"I've never seen anything quite like that," witness George Steimer said. "When it hit, it just exploded. I mean there was just this big loud crash. Then all of the sudden, there were little explosions."

Stunned witnesses in neighboring restaurants and businesses reported seeing one "middle-aged" man emerge from the wreckage of the inbound plane - in flames.

"I went running over and I could see the flames, I mean it went up in flames immediately. Then I saw the pilot come out and he had flames," witness Cherise McGee said. "He kind of did a drop and roll. I couldn't see more than that."

Dr. Vengu was taken to Adventist Bolingbrook Hospital with burns. Because of the severity of his injuries, he was subsequently transferred to Loyola University Medical Center in Maywood for further treatment.

Dr. Vengu succumbed to his injuries at 5:45 a.m. Thursday, according to the Cook County Medical Examiner.

Mike Grohar, who works at a nearby Andy's Frozen Custard, was among the first to arrive at the scene. Grohar said a man who got out of the plane was in the parking lot on fire. He said another man took off his sweatshirt or jacket to douse the fire.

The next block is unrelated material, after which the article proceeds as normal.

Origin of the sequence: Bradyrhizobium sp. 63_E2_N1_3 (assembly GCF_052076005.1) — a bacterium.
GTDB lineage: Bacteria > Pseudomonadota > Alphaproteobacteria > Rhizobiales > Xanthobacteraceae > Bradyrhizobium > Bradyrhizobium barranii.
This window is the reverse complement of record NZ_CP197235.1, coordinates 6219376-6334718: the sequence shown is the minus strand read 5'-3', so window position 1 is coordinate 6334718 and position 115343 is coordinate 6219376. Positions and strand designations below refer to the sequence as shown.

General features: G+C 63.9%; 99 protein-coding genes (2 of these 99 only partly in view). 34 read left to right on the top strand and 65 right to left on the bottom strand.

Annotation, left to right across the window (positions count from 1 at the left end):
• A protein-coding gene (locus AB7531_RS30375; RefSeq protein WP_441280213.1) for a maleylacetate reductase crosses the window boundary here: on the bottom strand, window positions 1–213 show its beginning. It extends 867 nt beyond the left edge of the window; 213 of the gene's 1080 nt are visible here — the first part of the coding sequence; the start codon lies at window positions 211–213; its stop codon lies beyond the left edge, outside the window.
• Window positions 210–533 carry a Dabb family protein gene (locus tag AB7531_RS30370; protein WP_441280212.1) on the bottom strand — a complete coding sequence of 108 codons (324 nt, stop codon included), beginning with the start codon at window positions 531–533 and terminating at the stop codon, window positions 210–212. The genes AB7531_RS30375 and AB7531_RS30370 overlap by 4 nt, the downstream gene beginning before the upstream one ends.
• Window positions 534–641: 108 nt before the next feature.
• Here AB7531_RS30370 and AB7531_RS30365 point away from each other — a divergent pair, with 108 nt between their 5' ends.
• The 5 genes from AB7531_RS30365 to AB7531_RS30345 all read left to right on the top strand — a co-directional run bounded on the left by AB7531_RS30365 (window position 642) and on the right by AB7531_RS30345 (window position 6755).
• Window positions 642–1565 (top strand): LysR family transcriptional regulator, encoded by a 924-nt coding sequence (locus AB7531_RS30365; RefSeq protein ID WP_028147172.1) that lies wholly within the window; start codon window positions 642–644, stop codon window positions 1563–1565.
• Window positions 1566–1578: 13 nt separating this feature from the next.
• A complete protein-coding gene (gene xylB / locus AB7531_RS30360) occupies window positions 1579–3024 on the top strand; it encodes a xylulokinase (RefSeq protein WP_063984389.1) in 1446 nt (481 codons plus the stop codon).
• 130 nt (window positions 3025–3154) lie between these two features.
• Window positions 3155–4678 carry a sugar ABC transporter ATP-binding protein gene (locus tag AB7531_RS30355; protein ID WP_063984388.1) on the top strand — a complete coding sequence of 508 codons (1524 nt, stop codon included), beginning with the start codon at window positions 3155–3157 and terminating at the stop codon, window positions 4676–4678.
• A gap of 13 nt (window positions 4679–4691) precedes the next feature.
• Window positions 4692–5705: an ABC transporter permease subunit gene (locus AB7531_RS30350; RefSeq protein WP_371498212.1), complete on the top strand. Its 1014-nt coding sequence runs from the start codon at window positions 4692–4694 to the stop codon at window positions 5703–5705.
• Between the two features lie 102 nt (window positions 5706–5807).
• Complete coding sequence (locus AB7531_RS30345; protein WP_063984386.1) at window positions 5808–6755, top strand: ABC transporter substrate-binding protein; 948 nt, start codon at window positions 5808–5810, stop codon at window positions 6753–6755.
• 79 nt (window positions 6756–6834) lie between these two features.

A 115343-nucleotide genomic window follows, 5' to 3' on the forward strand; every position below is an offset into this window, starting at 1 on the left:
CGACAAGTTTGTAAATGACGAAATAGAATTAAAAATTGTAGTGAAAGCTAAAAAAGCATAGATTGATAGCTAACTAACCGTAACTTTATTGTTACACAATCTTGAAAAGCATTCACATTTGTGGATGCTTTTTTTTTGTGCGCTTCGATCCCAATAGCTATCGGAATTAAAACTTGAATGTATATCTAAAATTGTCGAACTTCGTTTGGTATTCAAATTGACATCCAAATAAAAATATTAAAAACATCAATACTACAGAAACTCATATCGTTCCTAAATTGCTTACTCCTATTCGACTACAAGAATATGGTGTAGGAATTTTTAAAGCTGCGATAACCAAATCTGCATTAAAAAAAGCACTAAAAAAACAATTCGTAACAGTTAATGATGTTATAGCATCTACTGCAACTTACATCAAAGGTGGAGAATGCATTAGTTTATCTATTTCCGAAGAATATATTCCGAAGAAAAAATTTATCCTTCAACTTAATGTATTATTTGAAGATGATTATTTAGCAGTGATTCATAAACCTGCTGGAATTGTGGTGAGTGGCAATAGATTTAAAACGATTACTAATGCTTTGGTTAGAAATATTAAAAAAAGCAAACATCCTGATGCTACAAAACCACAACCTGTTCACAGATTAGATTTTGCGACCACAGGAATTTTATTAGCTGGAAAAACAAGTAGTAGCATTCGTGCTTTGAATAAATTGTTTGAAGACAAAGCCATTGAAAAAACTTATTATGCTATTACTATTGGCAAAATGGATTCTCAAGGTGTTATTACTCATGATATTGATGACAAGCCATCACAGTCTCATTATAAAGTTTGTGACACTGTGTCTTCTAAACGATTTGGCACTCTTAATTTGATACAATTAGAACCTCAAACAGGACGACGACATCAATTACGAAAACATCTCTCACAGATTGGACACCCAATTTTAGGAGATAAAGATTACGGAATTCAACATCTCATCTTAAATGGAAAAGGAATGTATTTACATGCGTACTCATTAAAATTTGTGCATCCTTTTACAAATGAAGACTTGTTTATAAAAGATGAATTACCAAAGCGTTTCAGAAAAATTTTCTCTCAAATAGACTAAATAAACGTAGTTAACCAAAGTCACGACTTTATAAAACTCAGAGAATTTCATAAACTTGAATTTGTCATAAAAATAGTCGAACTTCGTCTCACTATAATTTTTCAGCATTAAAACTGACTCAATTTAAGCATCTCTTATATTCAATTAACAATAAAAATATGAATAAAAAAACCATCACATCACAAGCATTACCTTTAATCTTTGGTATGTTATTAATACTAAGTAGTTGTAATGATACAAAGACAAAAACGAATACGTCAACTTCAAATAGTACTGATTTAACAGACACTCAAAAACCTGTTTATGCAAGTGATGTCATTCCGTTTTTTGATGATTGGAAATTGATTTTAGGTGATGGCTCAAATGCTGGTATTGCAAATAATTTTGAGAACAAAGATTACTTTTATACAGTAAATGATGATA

"The man had fallen and kept asking us to get his wife out of the plane," Grohar said. "We were only 20 feet from the plane and we wanted to get him away."

The wreckage was so bad, Grohar said, that he thought he had come upon a car crash.

"[I] did not have any clue that it was a plane at that point," Grohar said.

"Oh my God, I couldn't believe what I was seeing. Watching him come out of the plane was like watching a movie. It was horrible. I didn't know what to do," McGee said. "When I first came out of Aldi, there was an older man who grabbed my arm and said, ‘Call 911! Call 911!' You're frozen, you know, when you see something like that."